would be patient and allow everyone their appropriate chance in reading.
3. Incorporating the PA Common Core Standards in English
Language Arts

Were the PA Core Standards in English Language Arts being addressed

in the classroom you observed? If so, which ones? If none were used,
which ones could have been used in this classroom?
Many standards were addressed in Mrs. Bombichs classroom. Such
standards include..
CC.1.1.1.B: Demonstrate understanding of the organization and basic
features of print.
CC.1.1.1.C: Demonstrate understanding of spoken words, syllables, and
sounds (phonemes).
CC.1.1.1.D: Know and apply grade level phonics and word analysis skills in
decoding words.
CC.1.1.1.E: Read with accuracy and fluency to support comprehension
CC.1.2.1.G: Use the illustrations and details in a text to describe its key
CC.1.3.1.A: Retell stories, including key details, and demonstrate
understanding of their central message or lesson.
CC.1.3.1.K: Read and comprehend literature on grade level, reading
independently and proficiently.
CC.1.4.1.F: Demonstrate a grade appropriate command of the conventions
of standard English grammar and spelling.
4. Employing literacy strategies
What literacy strategies has the teacher employed or could have
employed to assist students with reading and writing? What strategies
were YOU able to use in working with individual or small groups of
students? How successful were you in designing and teaching
your two literacy lessons? Given the opportunity to teach these
lessons again, what would you repeat and what would you change?
Mrs. Bombich gives the students a lot of free reading time. When students
are finished with a task, they typically begin to read quietly. Additionally, they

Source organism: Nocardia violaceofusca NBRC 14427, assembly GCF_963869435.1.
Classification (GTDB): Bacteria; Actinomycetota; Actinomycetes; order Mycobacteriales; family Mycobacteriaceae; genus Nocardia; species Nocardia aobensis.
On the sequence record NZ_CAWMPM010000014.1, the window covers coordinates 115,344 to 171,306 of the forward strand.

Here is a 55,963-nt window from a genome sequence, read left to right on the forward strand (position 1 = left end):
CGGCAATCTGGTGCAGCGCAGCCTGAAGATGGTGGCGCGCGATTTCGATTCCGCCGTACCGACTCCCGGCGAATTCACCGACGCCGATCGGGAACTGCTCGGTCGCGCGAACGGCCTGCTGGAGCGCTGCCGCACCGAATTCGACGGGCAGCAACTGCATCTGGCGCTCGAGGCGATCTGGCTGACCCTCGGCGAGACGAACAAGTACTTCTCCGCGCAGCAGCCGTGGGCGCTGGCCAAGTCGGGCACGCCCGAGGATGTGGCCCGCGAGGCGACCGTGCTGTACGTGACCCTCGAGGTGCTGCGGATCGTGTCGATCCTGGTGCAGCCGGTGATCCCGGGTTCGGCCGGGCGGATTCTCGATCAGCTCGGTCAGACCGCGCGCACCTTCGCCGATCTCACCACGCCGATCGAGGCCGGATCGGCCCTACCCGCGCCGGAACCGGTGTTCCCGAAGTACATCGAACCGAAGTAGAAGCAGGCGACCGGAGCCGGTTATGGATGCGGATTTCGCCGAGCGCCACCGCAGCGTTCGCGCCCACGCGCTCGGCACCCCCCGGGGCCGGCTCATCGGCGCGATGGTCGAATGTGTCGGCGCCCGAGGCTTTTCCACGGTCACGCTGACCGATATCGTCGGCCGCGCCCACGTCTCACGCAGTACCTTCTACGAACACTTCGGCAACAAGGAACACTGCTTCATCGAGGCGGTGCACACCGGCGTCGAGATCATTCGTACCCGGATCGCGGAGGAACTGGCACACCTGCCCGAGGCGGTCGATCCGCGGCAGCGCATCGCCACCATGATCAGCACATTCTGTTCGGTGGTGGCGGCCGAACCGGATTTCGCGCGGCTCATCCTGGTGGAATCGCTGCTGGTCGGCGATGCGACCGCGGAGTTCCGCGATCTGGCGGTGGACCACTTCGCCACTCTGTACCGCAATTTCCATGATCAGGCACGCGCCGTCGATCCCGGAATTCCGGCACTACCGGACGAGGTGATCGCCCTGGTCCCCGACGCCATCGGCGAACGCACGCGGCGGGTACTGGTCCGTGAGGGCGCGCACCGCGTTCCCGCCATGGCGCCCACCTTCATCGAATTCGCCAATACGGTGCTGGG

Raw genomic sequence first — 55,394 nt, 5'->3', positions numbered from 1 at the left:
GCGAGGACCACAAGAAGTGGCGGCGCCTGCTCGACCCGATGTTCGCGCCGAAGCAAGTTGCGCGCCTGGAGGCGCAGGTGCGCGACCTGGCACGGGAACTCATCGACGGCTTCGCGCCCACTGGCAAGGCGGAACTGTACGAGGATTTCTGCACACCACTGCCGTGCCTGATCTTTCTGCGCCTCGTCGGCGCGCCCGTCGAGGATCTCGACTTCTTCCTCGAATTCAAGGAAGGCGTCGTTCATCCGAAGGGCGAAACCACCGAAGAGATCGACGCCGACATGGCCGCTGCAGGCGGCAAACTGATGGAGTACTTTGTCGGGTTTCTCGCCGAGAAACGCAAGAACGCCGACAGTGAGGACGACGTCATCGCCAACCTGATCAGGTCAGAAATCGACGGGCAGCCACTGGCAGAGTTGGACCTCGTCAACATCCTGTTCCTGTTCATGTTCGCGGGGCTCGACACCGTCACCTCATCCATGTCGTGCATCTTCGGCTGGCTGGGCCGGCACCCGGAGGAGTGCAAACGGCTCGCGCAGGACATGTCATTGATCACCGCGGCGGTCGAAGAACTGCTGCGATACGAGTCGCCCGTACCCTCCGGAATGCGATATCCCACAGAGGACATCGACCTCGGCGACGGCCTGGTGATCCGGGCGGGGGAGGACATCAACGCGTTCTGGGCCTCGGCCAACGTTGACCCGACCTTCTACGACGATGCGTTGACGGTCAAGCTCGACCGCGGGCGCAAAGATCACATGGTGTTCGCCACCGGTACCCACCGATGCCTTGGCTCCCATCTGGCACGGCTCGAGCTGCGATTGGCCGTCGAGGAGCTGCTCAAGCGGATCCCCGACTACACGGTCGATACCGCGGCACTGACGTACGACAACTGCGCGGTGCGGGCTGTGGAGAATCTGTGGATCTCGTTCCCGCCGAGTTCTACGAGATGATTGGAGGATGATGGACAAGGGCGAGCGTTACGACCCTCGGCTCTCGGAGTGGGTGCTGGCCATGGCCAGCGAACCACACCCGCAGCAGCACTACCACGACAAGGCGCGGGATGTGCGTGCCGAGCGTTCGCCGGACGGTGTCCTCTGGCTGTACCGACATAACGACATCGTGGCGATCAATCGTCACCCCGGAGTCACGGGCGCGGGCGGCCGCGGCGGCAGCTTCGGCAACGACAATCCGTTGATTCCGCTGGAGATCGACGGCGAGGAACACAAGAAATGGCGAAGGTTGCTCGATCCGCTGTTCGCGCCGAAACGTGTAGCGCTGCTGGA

have about 30 minutes of DEAR (Drop Everything And Read) time after lunch.
While this ample time is great for reading practice and enforcement, it at
times seemed to be a bit much. I would have liked to have seen further
strategies such as peer reading groups, choral reading, or more engaging
activities. Some group work was employed throughout the weeks News you
can Use reading lesson, but aside from that not much was present. In my
lessons, I employed choral reading strategies during the Broken Teleprompter
lesson. The other lesson was for practicing the currently administered
assessment and employed independent reading strategies. My lesson both
went well, despite my nerves and hesitations. I was particularly nervous, as
Mrs. Bombich was not present for the administration of my lessons. The one
aide present during my lesson informed me afterwards, however, that both of
my lessons went well and were well designed for the students. I was pleased
to here this. I would definitely do both lessons again with slight adjustments
made as detailed in the reflection portion on my lesson plan.
5. Using engaging resources

Describe the types of literature students were reading in this